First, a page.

What have colleges been spending all of that extra money on? Between 2001 and 2011, according to The Wall Street Journal, the number of college and university administrators grew 50 percent faster than the number of instructors. Presidents of public research universities earned a median income of $441,392 in 2012.
Facilities at many colleges have become country-club lavish, with hot tubs, climbing walls, lazy rivers, movie theaters, sushi bars and single rooms with attached bathrooms. Universities across the country have been on a building spree. Dubbed the “edifice complex” by Richard K. Vedder, who studies college spending, much of it has been financed by debt.
Though both Republicans and Democrats have participated in the political pandering that created the higher-education bubble, Democrats have less room to maneuver in seeking reform. As with K-12 education, the universities that profit from current arrangements are the Democratic Party’s constituents. President Barack Obama’s approach has been to forgive outright the debt of students who work for the government, thereby increasing the burden on taxpayers (most of whom did not attend college).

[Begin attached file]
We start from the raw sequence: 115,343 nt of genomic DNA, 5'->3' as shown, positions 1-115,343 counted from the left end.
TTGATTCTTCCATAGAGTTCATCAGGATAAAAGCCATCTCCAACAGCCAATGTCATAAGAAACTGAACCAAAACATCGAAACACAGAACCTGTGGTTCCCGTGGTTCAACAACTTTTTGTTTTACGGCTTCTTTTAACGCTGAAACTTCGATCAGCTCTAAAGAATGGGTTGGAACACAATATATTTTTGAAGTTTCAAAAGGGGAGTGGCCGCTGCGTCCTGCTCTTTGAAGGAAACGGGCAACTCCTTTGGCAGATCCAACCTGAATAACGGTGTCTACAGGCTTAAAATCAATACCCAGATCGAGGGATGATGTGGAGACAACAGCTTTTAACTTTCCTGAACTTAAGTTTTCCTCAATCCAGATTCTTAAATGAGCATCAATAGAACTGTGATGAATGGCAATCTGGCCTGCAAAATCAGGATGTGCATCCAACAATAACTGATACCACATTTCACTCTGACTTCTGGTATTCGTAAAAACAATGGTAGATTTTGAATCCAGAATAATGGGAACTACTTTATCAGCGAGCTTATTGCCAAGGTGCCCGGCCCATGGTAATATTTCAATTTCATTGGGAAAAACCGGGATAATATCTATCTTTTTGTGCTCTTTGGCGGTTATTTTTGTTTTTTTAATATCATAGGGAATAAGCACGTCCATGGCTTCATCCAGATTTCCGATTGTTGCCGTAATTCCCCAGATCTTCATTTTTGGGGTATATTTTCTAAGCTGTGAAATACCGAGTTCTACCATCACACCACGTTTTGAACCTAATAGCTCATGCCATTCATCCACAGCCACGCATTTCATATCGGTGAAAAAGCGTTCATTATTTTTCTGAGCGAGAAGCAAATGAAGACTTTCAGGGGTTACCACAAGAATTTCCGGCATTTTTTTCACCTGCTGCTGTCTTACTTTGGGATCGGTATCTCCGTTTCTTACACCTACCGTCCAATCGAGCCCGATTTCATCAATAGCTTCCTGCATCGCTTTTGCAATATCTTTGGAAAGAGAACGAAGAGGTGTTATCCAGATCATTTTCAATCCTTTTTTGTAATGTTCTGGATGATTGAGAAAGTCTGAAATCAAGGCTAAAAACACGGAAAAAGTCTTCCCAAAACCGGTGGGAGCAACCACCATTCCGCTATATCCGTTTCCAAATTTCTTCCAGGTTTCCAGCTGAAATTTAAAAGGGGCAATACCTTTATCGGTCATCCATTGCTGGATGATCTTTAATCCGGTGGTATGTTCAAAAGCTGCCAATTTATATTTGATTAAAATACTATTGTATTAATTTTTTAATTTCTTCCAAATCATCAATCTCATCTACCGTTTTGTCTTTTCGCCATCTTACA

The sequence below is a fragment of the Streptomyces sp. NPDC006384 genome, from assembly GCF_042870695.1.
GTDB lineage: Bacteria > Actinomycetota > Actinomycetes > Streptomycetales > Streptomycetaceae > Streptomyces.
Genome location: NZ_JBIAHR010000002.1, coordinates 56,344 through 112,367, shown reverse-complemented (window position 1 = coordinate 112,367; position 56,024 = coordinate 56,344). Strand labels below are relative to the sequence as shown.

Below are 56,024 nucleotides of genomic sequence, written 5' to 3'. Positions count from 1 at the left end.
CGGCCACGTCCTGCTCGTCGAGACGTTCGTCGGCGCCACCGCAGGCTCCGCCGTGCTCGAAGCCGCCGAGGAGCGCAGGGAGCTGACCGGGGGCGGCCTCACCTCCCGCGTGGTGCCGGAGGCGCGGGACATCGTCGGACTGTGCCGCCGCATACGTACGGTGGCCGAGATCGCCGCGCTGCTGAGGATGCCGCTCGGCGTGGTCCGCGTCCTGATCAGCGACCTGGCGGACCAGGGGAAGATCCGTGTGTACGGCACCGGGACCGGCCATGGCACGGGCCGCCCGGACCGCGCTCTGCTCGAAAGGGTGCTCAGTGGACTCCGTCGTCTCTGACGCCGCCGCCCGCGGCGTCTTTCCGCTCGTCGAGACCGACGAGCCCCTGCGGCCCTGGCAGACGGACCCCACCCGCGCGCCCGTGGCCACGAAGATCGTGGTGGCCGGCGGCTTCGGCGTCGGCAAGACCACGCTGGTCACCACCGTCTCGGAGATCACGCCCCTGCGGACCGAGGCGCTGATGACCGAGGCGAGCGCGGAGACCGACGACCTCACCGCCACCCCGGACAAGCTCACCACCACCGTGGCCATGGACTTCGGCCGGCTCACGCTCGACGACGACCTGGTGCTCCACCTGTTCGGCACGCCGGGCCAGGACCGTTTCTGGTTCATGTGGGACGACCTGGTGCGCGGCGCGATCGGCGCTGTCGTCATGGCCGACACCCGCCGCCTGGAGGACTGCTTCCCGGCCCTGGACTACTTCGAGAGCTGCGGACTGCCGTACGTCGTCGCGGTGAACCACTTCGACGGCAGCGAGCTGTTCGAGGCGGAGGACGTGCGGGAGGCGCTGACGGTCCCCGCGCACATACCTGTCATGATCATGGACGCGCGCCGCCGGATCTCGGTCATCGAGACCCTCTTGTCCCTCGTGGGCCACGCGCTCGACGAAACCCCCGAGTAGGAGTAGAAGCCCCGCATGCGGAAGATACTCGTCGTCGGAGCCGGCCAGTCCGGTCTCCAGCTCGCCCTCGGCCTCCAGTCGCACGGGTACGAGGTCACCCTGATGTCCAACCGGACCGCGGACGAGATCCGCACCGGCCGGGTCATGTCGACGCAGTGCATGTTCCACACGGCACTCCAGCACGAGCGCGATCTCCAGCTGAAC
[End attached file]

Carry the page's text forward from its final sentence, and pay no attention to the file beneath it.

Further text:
The sky-high cost of college is a worry for many middle-class families. (Have you seen the financial advisers’ ads targeting parents of newborns?) Republicans are likely to have the reform field to themselves for a while.
Mitch Daniels, who taught the Republican Party valuable lessons in management as a successful and highly popular two-term governor of Indiana, is now doing the same for academia as president of Purdue University.
For the third year in a row, Purdue has frozen tuition rates. President Daniels (I know, it has a nice ring to it, but let that go) explained how he did it. As USA Today explained, “There was no secret sauce, just a little sensible pruning that would be ordinary in the business world but seems alien in much of academia, where a steady flow of federal aid guarantees a steady flow of students at seemingly any price.” Purdue consolidated some of its administrative positions. It chose a higher-deductible health care plan. It cut food service costs by switching providers and hiring part-time students to do work formerly performed by full-time employees. It short, it acted as if cared about consumer, i.e., student satisfaction.